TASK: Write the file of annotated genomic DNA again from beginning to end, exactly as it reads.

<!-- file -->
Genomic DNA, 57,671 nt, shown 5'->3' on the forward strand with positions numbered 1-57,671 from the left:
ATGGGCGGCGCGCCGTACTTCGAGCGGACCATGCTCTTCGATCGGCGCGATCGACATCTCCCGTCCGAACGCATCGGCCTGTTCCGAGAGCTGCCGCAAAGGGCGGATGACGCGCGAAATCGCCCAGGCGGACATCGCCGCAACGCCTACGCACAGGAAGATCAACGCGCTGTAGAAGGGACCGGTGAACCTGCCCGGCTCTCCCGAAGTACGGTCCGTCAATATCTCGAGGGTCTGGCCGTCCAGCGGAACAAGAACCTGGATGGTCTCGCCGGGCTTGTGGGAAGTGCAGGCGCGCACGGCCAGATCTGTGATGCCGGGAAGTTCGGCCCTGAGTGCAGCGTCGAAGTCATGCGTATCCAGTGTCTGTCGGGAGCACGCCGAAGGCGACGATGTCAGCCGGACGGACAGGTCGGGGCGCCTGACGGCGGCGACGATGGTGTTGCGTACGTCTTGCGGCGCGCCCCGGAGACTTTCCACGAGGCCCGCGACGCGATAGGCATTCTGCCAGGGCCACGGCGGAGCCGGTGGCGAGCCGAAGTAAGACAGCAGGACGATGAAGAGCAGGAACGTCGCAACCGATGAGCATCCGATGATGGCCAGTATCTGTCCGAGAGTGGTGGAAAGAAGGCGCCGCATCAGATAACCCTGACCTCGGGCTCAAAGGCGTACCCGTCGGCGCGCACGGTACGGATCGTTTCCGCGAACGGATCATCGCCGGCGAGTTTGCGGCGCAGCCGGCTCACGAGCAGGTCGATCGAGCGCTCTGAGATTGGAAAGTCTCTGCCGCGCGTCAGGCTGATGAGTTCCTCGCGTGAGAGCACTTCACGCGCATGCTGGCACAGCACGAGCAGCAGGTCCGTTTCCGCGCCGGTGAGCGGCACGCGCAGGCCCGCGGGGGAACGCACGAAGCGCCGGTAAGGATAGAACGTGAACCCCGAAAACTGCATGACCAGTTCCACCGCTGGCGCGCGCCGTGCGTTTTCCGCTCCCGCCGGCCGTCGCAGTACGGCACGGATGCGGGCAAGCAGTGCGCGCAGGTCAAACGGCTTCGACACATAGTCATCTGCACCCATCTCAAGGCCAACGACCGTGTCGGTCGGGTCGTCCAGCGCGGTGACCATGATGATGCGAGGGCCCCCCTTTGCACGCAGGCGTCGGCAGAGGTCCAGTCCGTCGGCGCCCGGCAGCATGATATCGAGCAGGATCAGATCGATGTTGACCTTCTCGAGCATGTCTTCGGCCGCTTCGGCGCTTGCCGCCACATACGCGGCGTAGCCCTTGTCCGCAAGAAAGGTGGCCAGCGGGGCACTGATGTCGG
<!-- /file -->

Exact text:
Genomic DNA, 57,671 nt, shown 5'->3' on the forward strand with positions numbered 1-57,671 from the left:
ATGGGCGGCGCGCCGTACTTCGAGCGGACCATGCTCTTCGATCGGCGCGATCGACATCTCCCGTCCGAACGCATCGGCCTGTTCCGAGAGCTGCCGCAAAGGGCGGATGACGCGCGAAATCGCCCAGGCGGACATCGCCGCAACGCCTACGCACAGGAAGATCAACGCGCTGTAGAAGGGACCGGTGAACCTGCCCGGCTCTCCCGAAGTACGGTCCGTCAATATCTCGAGGGTCTGGCCGTCCAGCGGAACAAGAACCTGGATGGTCTCGCCGGGCTTGTGGGAAGTGCAGGCGCGCACGGCCAGATCTGTGATGCCGGGAAGTTCGGCCCTGAGTGCAGCGTCGAAGTCATGCGTATCCAGTGTCTGTCGGGAGCACGCCGAAGGCGACGATGTCAGCCGGACGGACAGGTCGGGGCGCCTGACGGCGGCGACGATGGTGTTGCGTACGTCTTGCGGCGCGCCCCGGAGACTTTCCACGAGGCCCGCGACGCGATAGGCATTCTGCCAGGGCCACGGCGGAGCCGGTGGCGAGCCGAAGTAAGACAGCAGGACGATGAAGAGCAGGAACGTCGCAACCGATGAGCATCCGATGATGGCCAGTATCTGTCCGAGAGTGGTGGAAAGAAGGCGCCGCATCAGATAACCCTGACCTCGGGCTCAAAGGCGTACCCGTCGGCGCGCACGGTACGGATCGTTTCCGCGAACGGATCATCGCCGGCGAGTTTGCGGCGCAGCCGGCTCACGAGCAGGTCGATCGAGCGCTCTGAGATTGGAAAGTCTCTGCCGCGCGTCAGGCTGATGAGTTCCTCGCGTGAGAGCACTTCACGCGCATGCTGGCACAGCACGAGCAGCAGGTCCGTTTCCGCGCCGGTGAGCGGCACGCGCAGGCCCGCGGGGGAACGCACGAAGCGCCGGTAAGGATAGAACGTGAACCCCGAAAACTGCATGACCAGTTCCACCGCTGGCGCGCGCCGTGCGTTTTCCGCTCCCGCCGGCCGTCGCAGTACGGCACGGATGCGGGCAAGCAGTGCGCGCAGGTCAAACGGCTTCGACACATAGTCATCTGCACCCATCTCAAGGCCAACGACCGTGTCGGTCGGGTCGTCCAGCGCGGTGACCATGATGATGCGAGGGCCCCCCTTTGCACGCAGGCGTCGGCAGAGGTCCAGTCCGTCGGCGCCCGGCAGCATGATATCGAGCAGGATCAGATCGATGTTGACCTTCTCGAGCATGTCTTCGGCCGCTTCGGCGCTTGCCGCCACATACGCGGCGTAGCCCTTGTCCGCAAGAAAGGTGGCCAGCGGGGCACTGATGTCGG